Our media if filled with claims! False ones mostly! Companies inundate us with how their products will help us look like Justin Beaver (if you’re a young enough guy), smell like coco Chanel (if you’re a woman) and feel like you’ll live forever. We all know deep down that we probably won’t have abs that look like a six pack unless we put the effort in, nor will we drive an Audi 8 unless we come into a windfall, or have tea with the Queen of England to discuss plans for next year’s garden party unless you figure out how to get the world out of the mess it’s in…and then you’ll probably be knighted.
I think you get my point.
Do Claims help sell more product?
The simple answer is yes. Whether they are true or not labeling and product claims sell more product when marketed right. But not for long if the claims are unsubstantiated. Also, at retail, false claims can be very costly if discovered and can result in recalls. Besides all this it’s just not right.
Consumerlabs.com is a great resource for those of you involved in the better health and nutritional industry. In a recent article they pointed out that the American Herbal Products Association (AHPA) said products containing DMAA (a sports performance enhancement compound) could not be labelled as coming from the Geranium plant. If your manufacturing health products of any kind, the AHPA has all the guidelines that you need to check before going out to market.
The Consumer has Advocates so be careful
You should be advised that the consumer has advocates like with healthclaimseurope. As a European outfit they have simplified how to make claims on your custom labels. In an article they posted by Shane Starling, here are 3 guidelines Health Claims Europe decided both Scientists and marketers keep in mind when making labeling claims:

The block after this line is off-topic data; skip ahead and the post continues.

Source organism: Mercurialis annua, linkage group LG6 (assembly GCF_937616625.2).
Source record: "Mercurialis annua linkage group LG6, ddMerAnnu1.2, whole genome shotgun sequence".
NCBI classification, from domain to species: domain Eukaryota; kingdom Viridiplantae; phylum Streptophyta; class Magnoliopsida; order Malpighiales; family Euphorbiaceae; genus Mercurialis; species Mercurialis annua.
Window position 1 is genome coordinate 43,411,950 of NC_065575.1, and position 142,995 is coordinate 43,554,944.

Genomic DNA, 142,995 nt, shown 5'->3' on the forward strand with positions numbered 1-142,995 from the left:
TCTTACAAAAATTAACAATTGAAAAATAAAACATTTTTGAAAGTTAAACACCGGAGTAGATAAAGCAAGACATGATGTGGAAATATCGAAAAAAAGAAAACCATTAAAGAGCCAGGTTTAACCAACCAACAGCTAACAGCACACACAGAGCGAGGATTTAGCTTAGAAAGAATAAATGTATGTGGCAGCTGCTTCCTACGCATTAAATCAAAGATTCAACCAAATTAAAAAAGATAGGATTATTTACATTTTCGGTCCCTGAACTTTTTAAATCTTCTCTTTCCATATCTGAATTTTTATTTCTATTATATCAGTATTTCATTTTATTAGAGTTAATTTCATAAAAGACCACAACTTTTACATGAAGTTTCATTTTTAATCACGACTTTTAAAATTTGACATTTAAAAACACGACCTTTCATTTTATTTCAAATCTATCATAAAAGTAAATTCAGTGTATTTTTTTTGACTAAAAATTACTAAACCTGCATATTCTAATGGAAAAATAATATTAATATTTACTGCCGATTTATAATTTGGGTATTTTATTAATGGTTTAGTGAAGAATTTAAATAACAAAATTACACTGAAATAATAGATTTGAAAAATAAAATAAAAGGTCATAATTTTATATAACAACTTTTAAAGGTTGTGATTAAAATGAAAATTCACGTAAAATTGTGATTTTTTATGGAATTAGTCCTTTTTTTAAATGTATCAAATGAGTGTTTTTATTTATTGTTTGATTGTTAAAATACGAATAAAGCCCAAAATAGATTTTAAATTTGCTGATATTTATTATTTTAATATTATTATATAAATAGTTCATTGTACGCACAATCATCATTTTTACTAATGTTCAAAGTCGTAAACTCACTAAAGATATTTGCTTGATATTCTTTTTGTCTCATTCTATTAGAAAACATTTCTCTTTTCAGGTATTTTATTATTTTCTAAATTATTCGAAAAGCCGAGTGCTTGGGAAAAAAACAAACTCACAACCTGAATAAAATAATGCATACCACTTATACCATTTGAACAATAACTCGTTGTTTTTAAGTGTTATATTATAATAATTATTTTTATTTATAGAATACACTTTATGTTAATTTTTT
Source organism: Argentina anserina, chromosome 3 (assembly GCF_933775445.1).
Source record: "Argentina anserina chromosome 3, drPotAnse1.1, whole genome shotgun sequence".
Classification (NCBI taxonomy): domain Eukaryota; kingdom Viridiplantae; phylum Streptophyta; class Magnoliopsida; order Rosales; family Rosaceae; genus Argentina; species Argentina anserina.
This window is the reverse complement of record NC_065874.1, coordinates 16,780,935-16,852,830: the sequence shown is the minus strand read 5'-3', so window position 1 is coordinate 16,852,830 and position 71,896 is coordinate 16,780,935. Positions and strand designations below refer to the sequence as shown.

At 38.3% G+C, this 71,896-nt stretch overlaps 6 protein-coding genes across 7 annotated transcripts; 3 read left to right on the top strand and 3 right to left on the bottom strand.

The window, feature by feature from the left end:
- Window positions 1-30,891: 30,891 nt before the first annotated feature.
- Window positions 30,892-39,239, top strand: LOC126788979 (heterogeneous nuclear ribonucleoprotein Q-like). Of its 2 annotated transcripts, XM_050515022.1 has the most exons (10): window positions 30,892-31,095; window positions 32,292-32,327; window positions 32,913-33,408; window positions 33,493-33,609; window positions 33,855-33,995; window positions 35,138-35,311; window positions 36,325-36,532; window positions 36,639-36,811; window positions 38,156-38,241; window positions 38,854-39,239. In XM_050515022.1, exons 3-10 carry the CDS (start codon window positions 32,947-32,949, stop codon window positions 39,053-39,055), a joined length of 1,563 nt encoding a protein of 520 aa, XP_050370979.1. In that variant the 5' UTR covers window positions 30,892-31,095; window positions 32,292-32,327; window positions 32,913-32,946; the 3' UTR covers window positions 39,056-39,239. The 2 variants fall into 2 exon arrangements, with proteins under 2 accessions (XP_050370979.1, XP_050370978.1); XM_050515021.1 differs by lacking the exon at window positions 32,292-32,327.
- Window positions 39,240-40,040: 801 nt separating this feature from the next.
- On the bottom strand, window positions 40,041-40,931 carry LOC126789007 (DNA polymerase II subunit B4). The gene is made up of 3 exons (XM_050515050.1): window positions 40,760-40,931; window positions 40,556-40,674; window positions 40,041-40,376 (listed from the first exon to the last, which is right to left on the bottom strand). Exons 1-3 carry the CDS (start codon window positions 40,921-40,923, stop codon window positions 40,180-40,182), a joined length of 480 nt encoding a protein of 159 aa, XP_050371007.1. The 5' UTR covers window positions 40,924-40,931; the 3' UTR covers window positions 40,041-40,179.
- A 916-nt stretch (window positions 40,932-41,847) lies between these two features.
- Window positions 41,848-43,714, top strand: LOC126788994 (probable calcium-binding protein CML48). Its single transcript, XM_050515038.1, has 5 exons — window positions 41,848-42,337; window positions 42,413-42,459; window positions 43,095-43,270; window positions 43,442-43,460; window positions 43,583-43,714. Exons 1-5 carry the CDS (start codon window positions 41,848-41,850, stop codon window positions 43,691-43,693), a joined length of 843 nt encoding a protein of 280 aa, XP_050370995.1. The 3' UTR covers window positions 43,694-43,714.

- there was adequate characterization of the food constituents
- the health benefits were specific
- there were targeted studies
Marketing tips to help you sell it
For Best Practices in customizing your labels for the health food industry you can find most of what you need to watch out for at Health Canada. Here of some of the things they say you should make sure are included on Natural Health Products:
- product name
- product licence number
- quantity of product in the bottle
- complete list of medicinal and non-medicinal ingredients
- recommended use (including purpose or health claim, route of administration and dose)
- any cautionary statements, warnings, contra-indications and possible adverse reactions associated with the product
- any special storage conditions
Check to see what the Big Boys are doing
You’ve probably heard it said that if you want the flu, hang out with people who have the flu. Well, if you want to grow oyour business (and can’t hang out with your competition just because they won’t let you) then look at what they are claiming on their products. You’ll still have to do your homework, but they’ll give you a pretty good idea on how to do it right.